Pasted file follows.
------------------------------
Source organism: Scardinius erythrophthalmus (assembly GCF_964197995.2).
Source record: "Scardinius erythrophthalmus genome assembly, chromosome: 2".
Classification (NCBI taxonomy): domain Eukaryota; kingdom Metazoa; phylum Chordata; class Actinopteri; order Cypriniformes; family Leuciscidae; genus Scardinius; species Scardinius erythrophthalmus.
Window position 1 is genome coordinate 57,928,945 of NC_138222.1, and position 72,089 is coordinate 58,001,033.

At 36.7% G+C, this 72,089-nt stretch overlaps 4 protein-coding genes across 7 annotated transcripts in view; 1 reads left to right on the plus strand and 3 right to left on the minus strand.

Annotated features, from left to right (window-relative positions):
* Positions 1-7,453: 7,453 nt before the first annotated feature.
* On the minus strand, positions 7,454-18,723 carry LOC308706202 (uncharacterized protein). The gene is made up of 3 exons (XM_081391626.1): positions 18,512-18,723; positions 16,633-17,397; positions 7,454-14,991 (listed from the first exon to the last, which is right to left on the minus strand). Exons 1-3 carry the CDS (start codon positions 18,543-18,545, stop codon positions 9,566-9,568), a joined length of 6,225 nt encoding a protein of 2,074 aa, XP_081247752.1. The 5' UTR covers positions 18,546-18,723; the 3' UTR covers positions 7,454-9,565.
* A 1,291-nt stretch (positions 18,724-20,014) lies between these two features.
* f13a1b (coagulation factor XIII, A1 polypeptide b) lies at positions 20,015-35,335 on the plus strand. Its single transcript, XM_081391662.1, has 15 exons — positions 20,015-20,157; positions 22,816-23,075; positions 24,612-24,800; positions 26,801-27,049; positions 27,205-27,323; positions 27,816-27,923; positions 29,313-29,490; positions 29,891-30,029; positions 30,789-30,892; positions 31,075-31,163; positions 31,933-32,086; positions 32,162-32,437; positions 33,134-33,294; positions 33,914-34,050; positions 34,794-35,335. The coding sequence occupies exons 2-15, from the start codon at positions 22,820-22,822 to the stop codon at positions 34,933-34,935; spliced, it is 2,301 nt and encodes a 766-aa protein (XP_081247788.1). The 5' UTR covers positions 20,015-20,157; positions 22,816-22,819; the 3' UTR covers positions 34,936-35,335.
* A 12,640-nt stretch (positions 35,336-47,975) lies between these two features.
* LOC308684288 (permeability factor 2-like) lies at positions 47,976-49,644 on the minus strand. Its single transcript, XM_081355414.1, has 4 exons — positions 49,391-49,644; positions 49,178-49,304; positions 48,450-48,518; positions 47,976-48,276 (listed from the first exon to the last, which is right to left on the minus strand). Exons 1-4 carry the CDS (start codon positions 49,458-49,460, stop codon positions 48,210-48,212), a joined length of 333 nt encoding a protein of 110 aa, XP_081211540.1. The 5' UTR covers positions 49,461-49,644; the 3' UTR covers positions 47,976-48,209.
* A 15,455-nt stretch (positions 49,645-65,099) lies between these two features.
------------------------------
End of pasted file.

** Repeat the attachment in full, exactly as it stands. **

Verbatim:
Source organism: Scardinius erythrophthalmus (assembly GCF_964197995.2).
Source record: "Scardinius erythrophthalmus genome assembly, chromosome: 2".
Classification (NCBI taxonomy): domain Eukaryota; kingdom Metazoa; phylum Chordata; class Actinopteri; order Cypriniformes; family Leuciscidae; genus Scardinius; species Scardinius erythrophthalmus.
Window position 1 is genome coordinate 57,928,945 of NC_138222.1, and position 72,089 is coordinate 58,001,033.

At 36.7% G+C, this 72,089-nt stretch overlaps 4 protein-coding genes across 7 annotated transcripts in view; 1 reads left to right on the plus strand and 3 right to left on the minus strand.

Annotated features, from left to right (window-relative positions):
* Positions 1-7,453: 7,453 nt before the first annotated feature.
* On the minus strand, positions 7,454-18,723 carry LOC308706202 (uncharacterized protein). The gene is made up of 3 exons (XM_081391626.1): positions 18,512-18,723; positions 16,633-17,397; positions 7,454-14,991 (listed from the first exon to the last, which is right to left on the minus strand). Exons 1-3 carry the CDS (start codon positions 18,543-18,545, stop codon positions 9,566-9,568), a joined length of 6,225 nt encoding a protein of 2,074 aa, XP_081247752.1. The 5' UTR covers positions 18,546-18,723; the 3' UTR covers positions 7,454-9,565.
* A 1,291-nt stretch (positions 18,724-20,014) lies between these two features.
* f13a1b (coagulation factor XIII, A1 polypeptide b) lies at positions 20,015-35,335 on the plus strand. Its single transcript, XM_081391662.1, has 15 exons — positions 20,015-20,157; positions 22,816-23,075; positions 24,612-24,800; positions 26,801-27,049; positions 27,205-27,323; positions 27,816-27,923; positions 29,313-29,490; positions 29,891-30,029; positions 30,789-30,892; positions 31,075-31,163; positions 31,933-32,086; positions 32,162-32,437; positions 33,134-33,294; positions 33,914-34,050; positions 34,794-35,335. The coding sequence occupies exons 2-15, from the start codon at positions 22,820-22,822 to the stop codon at positions 34,933-34,935; spliced, it is 2,301 nt and encodes a 766-aa protein (XP_081247788.1). The 5' UTR covers positions 20,015-20,157; positions 22,816-22,819; the 3' UTR covers positions 34,936-35,335.
* A 12,640-nt stretch (positions 35,336-47,975) lies between these two features.
* LOC308684288 (permeability factor 2-like) lies at positions 47,976-49,644 on the minus strand. Its single transcript, XM_081355414.1, has 4 exons — positions 49,391-49,644; positions 49,178-49,304; positions 48,450-48,518; positions 47,976-48,276 (listed from the first exon to the last, which is right to left on the minus strand). Exons 1-4 carry the CDS (start codon positions 49,458-49,460, stop codon positions 48,210-48,212), a joined length of 333 nt encoding a protein of 110 aa, XP_081211540.1. The 5' UTR covers positions 49,461-49,644; the 3' UTR covers positions 47,976-48,209.
* A 15,455-nt stretch (positions 49,645-65,099) lies between these two features.